223 S.W.2d 67 (Tex.Civ.App. 1949), 6445, Garrett v. International Mill. Co.

Docket Nº:6445.
Citation:223 S.W.2d 67
Opinion Judge:LINCOLN, Justice.
Party Name:GARRETT et al. v. INTERNATIONAL MILLING CO.
Attorney:Grenshaw, Dupree, Milam & Crenshaw, Lubbock, Rollins & McWhirter, Greenville, for appellants. Allen Clark, Greenville, for appellee.
Judge Panel:The District Court of Hunt County, Charles D. Berry, J., rendered judgment for the plaintiff, and the defendants appealed.
Case Date:September 08, 1949
Court:Court of Appeals of Texas, Court of Civil Appeals of Texas
 
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223 S.W.2d 67 (Tex.Civ.App. 1949)

GARRETT et al.

v.

INTERNATIONAL MILLING CO.

No. 6445.

Court of Civil Appeals of Texas, Texarkana.

September 8, 1949

Rehearing Denied Sept. 8, 1949.

International Milling Company sued Jack E. Garrett for breach of instruments which plaintiff contended constituted a contract for sale of flour to defendants, and which defendants contended constituted a coutract of consignment.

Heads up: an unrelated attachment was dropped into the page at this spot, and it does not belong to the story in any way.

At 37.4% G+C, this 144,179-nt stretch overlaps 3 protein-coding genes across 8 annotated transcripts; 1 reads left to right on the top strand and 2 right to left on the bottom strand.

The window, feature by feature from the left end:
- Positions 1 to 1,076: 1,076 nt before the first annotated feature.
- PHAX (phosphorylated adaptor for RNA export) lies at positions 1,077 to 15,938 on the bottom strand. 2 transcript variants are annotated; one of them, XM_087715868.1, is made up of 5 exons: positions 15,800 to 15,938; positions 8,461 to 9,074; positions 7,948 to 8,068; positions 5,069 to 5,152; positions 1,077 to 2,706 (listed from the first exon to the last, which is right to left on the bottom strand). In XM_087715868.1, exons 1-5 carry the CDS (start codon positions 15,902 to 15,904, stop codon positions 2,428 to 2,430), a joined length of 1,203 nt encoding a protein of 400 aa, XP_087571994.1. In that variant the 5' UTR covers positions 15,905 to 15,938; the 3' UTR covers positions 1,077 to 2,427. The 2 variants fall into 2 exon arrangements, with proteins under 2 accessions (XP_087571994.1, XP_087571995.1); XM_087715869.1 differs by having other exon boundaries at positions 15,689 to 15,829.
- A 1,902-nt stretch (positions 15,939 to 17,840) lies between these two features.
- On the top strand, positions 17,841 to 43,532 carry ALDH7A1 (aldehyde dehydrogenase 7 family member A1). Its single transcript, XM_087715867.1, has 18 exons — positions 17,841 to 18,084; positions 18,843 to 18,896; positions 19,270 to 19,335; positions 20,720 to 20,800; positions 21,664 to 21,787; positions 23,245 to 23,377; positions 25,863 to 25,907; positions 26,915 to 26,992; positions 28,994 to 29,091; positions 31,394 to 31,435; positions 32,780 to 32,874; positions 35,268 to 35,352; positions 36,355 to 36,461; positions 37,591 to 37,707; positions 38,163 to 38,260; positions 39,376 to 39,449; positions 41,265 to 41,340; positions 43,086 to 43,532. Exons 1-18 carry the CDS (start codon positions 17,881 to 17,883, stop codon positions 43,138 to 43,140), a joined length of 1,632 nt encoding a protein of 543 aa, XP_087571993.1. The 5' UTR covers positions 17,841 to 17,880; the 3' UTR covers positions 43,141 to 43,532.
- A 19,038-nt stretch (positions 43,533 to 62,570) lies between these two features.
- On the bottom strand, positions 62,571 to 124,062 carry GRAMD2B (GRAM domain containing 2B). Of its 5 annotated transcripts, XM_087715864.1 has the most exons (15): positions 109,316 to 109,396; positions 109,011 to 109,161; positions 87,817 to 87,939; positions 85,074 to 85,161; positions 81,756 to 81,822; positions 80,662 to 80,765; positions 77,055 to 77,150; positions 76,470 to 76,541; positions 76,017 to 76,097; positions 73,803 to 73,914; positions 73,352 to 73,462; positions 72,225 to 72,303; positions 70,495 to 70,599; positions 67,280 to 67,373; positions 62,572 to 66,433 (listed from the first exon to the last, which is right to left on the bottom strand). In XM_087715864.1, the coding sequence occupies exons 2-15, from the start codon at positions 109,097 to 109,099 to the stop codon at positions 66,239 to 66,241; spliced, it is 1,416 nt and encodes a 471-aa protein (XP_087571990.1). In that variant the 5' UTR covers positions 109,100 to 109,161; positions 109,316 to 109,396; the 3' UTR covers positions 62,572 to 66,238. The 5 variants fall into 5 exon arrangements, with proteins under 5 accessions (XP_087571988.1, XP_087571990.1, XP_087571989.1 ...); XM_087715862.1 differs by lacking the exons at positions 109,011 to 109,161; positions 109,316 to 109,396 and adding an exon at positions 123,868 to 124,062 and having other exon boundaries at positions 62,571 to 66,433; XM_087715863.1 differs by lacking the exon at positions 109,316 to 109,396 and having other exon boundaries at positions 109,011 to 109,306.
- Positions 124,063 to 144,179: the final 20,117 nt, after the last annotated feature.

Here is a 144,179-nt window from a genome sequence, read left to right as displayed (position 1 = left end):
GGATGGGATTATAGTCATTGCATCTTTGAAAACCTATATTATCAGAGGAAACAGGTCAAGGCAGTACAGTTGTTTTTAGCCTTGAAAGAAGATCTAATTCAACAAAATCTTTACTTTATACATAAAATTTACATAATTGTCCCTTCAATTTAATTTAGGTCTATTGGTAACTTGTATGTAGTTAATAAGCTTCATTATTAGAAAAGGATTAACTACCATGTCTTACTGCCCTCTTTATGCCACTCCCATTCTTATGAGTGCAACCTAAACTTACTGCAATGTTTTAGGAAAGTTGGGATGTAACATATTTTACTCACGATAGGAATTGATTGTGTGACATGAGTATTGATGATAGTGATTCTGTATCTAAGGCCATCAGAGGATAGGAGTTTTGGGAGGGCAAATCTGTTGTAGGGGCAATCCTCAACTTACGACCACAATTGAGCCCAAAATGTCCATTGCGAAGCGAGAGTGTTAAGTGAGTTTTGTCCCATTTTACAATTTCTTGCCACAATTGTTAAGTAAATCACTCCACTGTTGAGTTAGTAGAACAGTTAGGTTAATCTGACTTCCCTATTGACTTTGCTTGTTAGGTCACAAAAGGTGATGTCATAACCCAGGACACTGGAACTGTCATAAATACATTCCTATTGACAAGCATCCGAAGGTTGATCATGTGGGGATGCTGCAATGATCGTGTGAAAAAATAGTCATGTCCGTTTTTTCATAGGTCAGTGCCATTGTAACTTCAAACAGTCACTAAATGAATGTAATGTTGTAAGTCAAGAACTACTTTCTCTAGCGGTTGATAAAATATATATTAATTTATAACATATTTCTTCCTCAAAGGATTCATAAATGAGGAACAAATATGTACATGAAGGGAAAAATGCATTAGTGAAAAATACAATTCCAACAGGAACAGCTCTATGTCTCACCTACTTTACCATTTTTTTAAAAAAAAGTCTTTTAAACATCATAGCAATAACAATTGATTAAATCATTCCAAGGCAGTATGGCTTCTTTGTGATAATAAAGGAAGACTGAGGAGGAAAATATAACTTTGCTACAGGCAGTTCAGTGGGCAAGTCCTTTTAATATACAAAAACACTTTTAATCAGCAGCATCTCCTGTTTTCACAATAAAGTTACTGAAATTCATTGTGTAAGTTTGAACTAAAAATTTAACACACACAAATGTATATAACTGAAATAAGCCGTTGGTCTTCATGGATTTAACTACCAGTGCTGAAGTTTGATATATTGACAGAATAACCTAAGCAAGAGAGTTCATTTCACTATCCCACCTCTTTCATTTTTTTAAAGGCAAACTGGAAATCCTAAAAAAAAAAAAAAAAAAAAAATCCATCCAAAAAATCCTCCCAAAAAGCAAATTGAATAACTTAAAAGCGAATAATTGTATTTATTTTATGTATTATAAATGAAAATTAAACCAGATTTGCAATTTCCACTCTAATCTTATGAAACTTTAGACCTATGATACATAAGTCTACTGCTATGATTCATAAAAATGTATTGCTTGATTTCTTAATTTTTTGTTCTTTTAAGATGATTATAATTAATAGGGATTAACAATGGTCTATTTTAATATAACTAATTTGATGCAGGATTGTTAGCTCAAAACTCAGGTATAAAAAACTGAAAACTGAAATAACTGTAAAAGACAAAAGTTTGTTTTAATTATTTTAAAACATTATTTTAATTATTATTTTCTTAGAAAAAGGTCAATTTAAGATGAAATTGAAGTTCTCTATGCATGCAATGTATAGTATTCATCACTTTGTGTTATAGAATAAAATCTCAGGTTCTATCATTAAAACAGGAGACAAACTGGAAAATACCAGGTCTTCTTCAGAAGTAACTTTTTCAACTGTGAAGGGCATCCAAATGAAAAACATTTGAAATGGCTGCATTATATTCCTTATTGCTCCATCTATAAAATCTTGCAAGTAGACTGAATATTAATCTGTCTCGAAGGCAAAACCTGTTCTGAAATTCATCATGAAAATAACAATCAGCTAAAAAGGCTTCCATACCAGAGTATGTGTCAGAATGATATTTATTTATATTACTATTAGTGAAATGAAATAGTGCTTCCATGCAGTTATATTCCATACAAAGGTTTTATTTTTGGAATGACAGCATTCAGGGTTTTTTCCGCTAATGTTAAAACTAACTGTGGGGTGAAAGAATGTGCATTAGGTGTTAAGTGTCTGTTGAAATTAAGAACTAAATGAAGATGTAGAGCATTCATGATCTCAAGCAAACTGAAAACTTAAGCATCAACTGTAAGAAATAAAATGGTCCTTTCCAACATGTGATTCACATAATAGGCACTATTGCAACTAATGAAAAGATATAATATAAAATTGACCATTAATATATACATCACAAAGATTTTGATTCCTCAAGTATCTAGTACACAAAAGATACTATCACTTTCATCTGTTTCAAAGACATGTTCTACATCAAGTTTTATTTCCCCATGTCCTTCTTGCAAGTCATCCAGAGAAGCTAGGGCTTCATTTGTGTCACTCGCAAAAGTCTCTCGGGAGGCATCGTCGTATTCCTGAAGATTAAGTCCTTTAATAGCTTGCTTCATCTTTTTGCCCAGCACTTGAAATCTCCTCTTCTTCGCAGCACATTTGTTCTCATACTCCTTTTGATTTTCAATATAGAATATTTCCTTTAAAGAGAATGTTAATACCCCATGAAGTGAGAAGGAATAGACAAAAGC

The District Court of Hunt County, Charles D. Berry, J., rendered judgment for the plaintiff, and the defendants appealed.

The Court of Civil Appeals, Lincoln, J., reversed holding that the instruments and the transaction were ambiguous, so as to justify admission of parol testimony and that such testimony warranted finding that the contract was one of consignment.

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Grenshaw, Dupree, Milam & Crenshaw, Lubbock, Rollins & McWhirter, Greenville, for appellants.

Allen Clark, Greenville, for appellee.

LINCOLN, Justice.

An original submission of this case, the judgment of the district court was reversed and judgment was rendered for appellants. Upon consideration of the appellee's motion for rehearing, said motion is granted to the extent that the original opinion rendered

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herein on June 30, 1949, is withdrawn and the following opinion is substituted in lieu thereof: